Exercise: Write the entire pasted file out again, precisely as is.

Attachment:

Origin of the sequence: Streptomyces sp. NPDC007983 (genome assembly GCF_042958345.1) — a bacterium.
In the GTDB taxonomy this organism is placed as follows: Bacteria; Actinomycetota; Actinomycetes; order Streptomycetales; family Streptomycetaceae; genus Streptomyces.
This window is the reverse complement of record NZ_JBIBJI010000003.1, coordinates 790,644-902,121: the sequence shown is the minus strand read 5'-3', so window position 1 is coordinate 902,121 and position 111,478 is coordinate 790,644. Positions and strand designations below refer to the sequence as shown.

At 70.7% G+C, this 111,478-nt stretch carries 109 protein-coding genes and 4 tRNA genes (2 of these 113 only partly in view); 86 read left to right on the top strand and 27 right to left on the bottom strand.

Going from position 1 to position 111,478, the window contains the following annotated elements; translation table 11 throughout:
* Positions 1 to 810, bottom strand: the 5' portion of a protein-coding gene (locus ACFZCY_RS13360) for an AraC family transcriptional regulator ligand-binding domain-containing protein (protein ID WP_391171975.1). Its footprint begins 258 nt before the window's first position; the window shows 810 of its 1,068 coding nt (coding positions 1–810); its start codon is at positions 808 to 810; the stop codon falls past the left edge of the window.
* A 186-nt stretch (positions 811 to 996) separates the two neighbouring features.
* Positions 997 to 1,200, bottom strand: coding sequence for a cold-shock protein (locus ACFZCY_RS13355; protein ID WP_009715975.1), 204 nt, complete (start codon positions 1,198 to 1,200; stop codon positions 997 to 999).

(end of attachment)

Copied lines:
Origin of the sequence: Streptomyces sp. NPDC007983 (genome assembly GCF_042958345.1) — a bacterium.
In the GTDB taxonomy this organism is placed as follows: Bacteria; Actinomycetota; Actinomycetes; order Streptomycetales; family Streptomycetaceae; genus Streptomyces.
This window is the reverse complement of record NZ_JBIBJI010000003.1, coordinates 790,644-902,121: the sequence shown is the minus strand read 5'-3', so window position 1 is coordinate 902,121 and position 111,478 is coordinate 790,644. Positions and strand designations below refer to the sequence as shown.

At 70.7% G+C, this 111,478-nt stretch carries 109 protein-coding genes and 4 tRNA genes (2 of these 113 only partly in view); 86 read left to right on the top strand and 27 right to left on the bottom strand.

Going from position 1 to position 111,478, the window contains the following annotated elements; translation table 11 throughout:
* Positions 1 to 810, bottom strand: the 5' portion of a protein-coding gene (locus ACFZCY_RS13360) for an AraC family transcriptional regulator ligand-binding domain-containing protein (protein ID WP_391171975.1). Its footprint begins 258 nt before the window's first position; the window shows 810 of its 1,068 coding nt (coding positions 1–810); its start codon is at positions 808 to 810; the stop codon falls past the left edge of the window.
* A 186-nt stretch (positions 811 to 996) separates the two neighbouring features.
* Positions 997 to 1,200, bottom strand: coding sequence for a cold-shock protein (locus ACFZCY_RS13355; protein ID WP_009715975.1), 204 nt, complete (start codon positions 1,198 to 1,200; stop codon positions 997 to 999).